What’s more – MNT has recently announced development of the Pocket Reform, a 7″ laptop-shaped companion device. Not to miss such a wonderful opportunity, the MNT Pocket Reform uses this exact module form-factor as its bigger sibling. Now, the MNT lineup became an ecosystem with swappable CPU cards – we didn’t quite expect this to happen, but it’s a pleasant surprise of the kind that we don’t get every day. If you’re working on a yet-unrivaled cyberdeck, you too should consider putting a DDR socket on a PCB and benefitting from everything the MNT ecosystem has to offer.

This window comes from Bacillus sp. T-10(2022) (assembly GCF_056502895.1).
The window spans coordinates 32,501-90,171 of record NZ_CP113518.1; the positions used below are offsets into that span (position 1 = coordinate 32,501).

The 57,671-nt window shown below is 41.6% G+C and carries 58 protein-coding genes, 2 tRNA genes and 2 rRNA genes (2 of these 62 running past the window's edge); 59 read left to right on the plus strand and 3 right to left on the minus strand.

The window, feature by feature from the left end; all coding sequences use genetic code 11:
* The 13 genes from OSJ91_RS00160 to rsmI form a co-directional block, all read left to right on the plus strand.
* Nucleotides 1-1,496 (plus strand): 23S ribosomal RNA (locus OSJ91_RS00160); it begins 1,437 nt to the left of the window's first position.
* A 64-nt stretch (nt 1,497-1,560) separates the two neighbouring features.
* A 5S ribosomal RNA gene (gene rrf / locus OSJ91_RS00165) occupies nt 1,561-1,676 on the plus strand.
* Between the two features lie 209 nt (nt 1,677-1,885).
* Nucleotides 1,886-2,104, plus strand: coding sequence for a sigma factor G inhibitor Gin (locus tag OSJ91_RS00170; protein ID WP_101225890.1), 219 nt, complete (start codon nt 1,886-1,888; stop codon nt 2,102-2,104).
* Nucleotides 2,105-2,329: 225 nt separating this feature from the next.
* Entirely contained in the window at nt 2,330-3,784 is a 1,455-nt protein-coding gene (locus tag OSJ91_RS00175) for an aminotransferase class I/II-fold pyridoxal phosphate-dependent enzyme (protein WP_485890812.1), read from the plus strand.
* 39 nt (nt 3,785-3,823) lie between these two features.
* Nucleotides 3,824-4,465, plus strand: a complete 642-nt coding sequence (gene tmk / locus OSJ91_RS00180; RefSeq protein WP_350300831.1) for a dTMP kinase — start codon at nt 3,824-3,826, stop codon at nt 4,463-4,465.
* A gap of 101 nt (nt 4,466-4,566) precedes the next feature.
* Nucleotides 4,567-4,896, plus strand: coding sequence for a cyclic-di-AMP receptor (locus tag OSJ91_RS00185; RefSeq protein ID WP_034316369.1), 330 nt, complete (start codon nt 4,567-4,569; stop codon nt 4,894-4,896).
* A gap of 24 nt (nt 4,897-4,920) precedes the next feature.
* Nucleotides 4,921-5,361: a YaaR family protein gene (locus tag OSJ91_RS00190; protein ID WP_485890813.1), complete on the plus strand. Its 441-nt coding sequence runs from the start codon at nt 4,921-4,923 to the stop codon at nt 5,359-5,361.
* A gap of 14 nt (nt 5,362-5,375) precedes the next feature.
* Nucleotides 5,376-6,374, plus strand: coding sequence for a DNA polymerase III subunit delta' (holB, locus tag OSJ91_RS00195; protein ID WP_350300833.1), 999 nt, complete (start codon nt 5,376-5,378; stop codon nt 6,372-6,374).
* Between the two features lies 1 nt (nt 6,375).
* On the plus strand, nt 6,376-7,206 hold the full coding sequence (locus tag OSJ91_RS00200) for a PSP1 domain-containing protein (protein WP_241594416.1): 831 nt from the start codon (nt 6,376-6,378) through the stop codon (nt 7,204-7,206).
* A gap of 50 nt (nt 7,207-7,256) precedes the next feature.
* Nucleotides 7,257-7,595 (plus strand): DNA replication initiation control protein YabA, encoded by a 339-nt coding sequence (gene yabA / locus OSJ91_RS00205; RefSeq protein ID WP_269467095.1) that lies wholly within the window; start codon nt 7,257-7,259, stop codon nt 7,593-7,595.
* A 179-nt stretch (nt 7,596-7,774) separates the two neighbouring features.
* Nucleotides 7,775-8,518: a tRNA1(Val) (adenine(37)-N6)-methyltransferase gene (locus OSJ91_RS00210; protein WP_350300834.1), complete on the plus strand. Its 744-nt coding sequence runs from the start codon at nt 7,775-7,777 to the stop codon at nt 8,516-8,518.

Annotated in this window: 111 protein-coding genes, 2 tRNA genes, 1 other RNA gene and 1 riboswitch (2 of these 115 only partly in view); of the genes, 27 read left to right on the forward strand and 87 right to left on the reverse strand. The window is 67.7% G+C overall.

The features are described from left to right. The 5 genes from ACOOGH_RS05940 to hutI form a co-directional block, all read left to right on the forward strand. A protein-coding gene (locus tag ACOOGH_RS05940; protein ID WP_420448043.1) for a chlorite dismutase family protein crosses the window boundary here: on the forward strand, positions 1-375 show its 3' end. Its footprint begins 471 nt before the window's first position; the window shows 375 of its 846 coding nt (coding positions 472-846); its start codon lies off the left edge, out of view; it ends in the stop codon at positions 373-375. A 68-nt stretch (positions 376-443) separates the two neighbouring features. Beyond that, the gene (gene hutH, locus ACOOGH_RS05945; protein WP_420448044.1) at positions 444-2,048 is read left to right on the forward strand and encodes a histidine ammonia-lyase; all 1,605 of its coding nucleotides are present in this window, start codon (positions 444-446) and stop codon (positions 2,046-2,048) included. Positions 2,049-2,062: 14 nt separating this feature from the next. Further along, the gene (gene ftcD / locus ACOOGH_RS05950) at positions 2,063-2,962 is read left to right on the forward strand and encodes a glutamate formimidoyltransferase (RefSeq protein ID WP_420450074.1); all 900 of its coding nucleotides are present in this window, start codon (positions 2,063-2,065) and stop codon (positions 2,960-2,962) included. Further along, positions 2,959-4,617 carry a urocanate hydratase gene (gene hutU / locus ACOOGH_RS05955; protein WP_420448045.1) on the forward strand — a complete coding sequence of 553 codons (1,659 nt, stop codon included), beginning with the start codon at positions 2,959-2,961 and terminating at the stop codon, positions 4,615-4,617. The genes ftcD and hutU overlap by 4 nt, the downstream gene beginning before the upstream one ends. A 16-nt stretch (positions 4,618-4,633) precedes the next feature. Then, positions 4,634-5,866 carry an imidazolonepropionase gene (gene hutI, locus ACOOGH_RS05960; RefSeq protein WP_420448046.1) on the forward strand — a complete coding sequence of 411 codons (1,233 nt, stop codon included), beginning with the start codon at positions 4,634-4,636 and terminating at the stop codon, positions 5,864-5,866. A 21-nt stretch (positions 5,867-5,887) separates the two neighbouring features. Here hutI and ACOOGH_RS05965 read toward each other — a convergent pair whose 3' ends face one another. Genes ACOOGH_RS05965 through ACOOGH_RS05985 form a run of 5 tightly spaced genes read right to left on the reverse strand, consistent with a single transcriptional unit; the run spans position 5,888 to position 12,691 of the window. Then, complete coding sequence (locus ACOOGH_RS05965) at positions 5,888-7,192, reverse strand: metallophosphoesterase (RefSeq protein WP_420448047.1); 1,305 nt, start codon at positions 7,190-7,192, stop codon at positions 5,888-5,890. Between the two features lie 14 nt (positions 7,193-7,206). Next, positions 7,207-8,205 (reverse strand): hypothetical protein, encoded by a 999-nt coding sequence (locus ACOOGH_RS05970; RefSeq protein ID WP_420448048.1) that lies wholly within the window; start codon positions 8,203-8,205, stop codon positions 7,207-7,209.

More To Come, Already Plenty
With each project daring to create a standard – or better yet adhere to an existing one – modular computing becomes more and more of a reality in hacker projects. The CM4 and MNT CPU module standards in particular are both accessible and hacker-friendly. If you wanted to develop a custom highly featureful wearable, or a laptop motherboard swap for that old Thinkpad you grew up with, there’s no better time to start than nowadays. Just like I2C devices have slowly been coalescing on JST-SH connectors, perhaps soon, we’ll be building powerful and sleek computers into whatever we want, at a whim, and our parts drawers will get a new drawer named “CPU modules”.
Headline image: “Back-side of an Intel Celeron LGA775 CPU” by Uwe Hermann